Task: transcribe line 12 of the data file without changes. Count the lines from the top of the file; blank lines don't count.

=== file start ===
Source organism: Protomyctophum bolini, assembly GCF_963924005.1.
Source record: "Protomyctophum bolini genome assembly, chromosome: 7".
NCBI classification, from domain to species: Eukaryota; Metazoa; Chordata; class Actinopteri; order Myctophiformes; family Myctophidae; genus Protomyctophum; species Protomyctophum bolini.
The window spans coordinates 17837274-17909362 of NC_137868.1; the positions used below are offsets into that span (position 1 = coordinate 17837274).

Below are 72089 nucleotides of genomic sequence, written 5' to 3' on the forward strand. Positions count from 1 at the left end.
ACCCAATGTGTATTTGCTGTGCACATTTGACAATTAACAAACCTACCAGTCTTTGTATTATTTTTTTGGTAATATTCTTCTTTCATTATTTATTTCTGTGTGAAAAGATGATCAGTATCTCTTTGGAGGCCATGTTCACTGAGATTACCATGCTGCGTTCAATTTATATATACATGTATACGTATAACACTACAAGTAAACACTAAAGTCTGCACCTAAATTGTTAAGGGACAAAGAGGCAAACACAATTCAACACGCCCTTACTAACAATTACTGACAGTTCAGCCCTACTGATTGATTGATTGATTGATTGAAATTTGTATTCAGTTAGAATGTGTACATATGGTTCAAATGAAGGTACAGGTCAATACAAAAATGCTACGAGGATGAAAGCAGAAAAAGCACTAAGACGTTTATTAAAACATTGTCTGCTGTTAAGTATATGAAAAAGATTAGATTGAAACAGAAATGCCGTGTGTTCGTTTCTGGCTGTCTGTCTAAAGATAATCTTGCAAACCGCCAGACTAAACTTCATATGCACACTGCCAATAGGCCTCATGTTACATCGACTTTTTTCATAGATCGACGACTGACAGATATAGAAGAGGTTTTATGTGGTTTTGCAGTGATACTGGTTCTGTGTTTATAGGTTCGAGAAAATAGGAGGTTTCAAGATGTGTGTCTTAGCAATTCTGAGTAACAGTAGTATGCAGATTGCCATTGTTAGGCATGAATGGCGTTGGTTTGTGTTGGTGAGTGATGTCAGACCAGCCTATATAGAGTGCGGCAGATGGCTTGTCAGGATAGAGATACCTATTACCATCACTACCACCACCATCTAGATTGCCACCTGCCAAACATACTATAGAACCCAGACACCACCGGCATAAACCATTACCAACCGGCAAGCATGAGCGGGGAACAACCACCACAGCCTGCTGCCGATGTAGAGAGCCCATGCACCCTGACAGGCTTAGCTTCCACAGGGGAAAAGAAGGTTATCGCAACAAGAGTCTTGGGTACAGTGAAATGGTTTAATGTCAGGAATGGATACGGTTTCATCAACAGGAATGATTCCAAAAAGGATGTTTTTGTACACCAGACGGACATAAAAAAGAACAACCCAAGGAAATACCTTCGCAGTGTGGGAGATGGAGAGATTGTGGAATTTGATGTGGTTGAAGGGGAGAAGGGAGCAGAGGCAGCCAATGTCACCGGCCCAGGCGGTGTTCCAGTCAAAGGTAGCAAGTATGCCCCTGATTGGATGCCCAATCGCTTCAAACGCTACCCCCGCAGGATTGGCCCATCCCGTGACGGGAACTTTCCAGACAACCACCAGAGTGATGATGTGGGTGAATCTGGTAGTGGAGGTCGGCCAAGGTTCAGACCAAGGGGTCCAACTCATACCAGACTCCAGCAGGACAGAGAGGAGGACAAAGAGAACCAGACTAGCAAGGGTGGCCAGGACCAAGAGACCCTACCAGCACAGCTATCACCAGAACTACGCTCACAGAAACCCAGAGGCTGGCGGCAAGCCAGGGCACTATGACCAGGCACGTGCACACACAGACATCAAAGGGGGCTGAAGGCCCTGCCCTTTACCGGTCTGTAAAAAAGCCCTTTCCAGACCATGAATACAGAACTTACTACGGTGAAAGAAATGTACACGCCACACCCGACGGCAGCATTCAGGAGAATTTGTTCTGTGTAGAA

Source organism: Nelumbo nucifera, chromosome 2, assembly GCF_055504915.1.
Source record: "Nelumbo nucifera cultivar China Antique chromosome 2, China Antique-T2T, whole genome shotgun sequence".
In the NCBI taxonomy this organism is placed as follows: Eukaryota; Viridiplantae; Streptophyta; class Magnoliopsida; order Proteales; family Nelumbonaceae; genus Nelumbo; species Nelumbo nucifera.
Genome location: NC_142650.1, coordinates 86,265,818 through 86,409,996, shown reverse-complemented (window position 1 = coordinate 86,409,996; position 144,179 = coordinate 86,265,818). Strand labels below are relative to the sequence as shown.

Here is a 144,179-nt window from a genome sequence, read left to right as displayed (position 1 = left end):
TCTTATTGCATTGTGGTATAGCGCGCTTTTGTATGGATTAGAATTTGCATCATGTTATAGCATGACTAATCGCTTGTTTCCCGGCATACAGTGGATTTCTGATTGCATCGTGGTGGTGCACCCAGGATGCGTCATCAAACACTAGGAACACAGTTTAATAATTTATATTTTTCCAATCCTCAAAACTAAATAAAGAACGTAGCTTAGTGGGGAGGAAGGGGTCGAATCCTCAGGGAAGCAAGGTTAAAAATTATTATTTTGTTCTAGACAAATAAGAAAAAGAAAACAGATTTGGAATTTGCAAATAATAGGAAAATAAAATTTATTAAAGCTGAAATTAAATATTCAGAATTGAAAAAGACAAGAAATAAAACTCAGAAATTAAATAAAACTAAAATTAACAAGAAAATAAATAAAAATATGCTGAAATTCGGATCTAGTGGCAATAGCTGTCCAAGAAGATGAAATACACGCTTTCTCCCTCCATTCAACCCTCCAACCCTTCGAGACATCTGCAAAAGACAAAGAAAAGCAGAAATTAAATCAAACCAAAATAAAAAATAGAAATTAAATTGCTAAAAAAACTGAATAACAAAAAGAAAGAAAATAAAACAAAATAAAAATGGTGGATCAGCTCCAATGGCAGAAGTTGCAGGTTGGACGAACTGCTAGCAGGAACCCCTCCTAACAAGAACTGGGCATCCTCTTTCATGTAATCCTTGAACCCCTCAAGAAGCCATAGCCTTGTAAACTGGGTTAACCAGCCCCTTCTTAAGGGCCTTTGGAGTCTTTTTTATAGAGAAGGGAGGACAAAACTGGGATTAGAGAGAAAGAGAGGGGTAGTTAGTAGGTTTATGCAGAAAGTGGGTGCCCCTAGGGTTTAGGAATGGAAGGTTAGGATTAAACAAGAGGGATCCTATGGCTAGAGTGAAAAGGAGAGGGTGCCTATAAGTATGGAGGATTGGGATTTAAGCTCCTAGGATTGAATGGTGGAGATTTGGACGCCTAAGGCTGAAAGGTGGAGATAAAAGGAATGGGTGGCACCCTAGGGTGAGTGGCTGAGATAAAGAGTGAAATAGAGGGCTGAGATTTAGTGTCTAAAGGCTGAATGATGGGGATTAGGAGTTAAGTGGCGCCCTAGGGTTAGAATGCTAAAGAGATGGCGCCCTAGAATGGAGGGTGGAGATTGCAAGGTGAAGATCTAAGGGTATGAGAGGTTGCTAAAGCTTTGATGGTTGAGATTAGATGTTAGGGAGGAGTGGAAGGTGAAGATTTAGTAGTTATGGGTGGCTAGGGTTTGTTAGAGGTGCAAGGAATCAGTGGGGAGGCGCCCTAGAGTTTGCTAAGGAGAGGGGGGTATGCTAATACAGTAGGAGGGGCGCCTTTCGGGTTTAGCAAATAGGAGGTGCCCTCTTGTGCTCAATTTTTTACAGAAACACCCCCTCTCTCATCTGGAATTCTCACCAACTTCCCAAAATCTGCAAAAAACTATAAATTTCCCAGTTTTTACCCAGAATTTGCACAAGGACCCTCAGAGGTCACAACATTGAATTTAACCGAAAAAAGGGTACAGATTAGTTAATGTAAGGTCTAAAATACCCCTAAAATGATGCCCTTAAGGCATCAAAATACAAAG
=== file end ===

TCTTATTGCATTGTGGTATAGCGCGCTTTTGTATGGATTAGAATTTGCATCATGTTATAGCATGACTAATCGCTTGTTTCCCGGCATACAGTGGATTTCTGATTGCATCGTGGTGGTGCACCCAGGATGCGTCATCAAACACTAGGAACACAGTTTAATAATTTATATTTTTCCAATCCTCAAAACTAAATAAAGAACGTAGCTTAGTGGGGAGGAAGGGGTCGAATCCTCAGGGAAGCAAGGTTAAAAATTATTATTTTGTTCTAGACAAATAAGAAAAAGAAAACAGATTTGGAATTTGCAAATAATAGGAAAATAAAATTTATTAAAGCTGAAATTAAATATTCAGAATTGAAAAAGACAAGAAATAAAACTCAGAAATTAAATAAAACTAAAATTAACAAGAAAATAAATAAAAATATGCTGAAATTCGGATCTAGTGGCAATAGCTGTCCAAGAAGATGAAATACACGCTTTCTCCCTCCATTCAACCCTCCAACCCTTCGAGACATCTGCAAAAGACAAAGAAAAGCAGAAATTAAATCAAACCAAAATAAAAAATAGAAATTAAATTGCTAAAAAAACTGAATAACAAAAAGAAAGAAAATAAAACAAAATAAAAATGGTGGATCAGCTCCAATGGCAGAAGTTGCAGGTTGGACGAACTGCTAGCAGGAACCCCTCCTAACAAGAACTGGGCATCCTCTTTCATGTAATCCTTGAACCCCTCAAGAAGCCATAGCCTTGTAAACTGGGTTAACCAGCCCCTTCTTAAGGGCCTTTGGAGTCTTTTTTATAGAGAAGGGAGGACAAAACTGGGATTAGAGAGAAAGAGAGGGGTAGTTAGTAGGTTTATGCAGAAAGTGGGTGCCCCTAGGGTTTAGGAATGGAAGGTTAGGATTAAACAAGAGGGATCCTATGGCTAGAGTGAAAAGGAGAGGGTGCCTATAAGTATGGAGGATTGGGATTTAAGCTCCTAGGATTGAATGGTGGAGATTTGGACGCCTAAGGCTGAAAGGTGGAGATAAAAGGAATGGGTGGCACCCTAGGGTGAGTGGCTGAGATAAAGAGTGAAATAGAGGGCTGAGATTTAGTGTCTAAAGGCTGAATGATGGGGATTAGGAGTTAAGTGGCGCCCTAGGGTTAGAATGCTAAAGAGATGGCGCCCTAGAATGGAGGGTGGAGATTGCAAGGTGAAGATCTAAGGGTATGAGAGGTTGCTAAAGCTTTGATGGTTGAGATTAGATGTTAGGGAGGAGTGGAAGGTGAAGATTTAGTAGTTATGGGTGGCTAGGGTTTGTTAGAGGTGCAAGGAATCAGTGGGGAGGCGCCCTAGAGTTTGCTAAGGAGAGGGGGGTATGCTAATACAGTAGGAGGGGCGCCTTTCGGGTTTAGCAAATAGGAGGTGCCCTCTTGTGCTCAATTTTTTACAGAAACACCCCCTCTCTCATCTGGAATTCTCACCAACTTCCCAAAATCTGCAAAAAACTATAAATTTCCCAGTTTTTACCCAGAATTTGCACAAGGACCCTCAGAGGTCACAACATTGAATTTAACCGAAAAAAGGGTACAGATTAGTTAATGTAAGGTCTAAAATACCCCTAAAATGATGCCCTTAAGGCATCAAAATACAAAG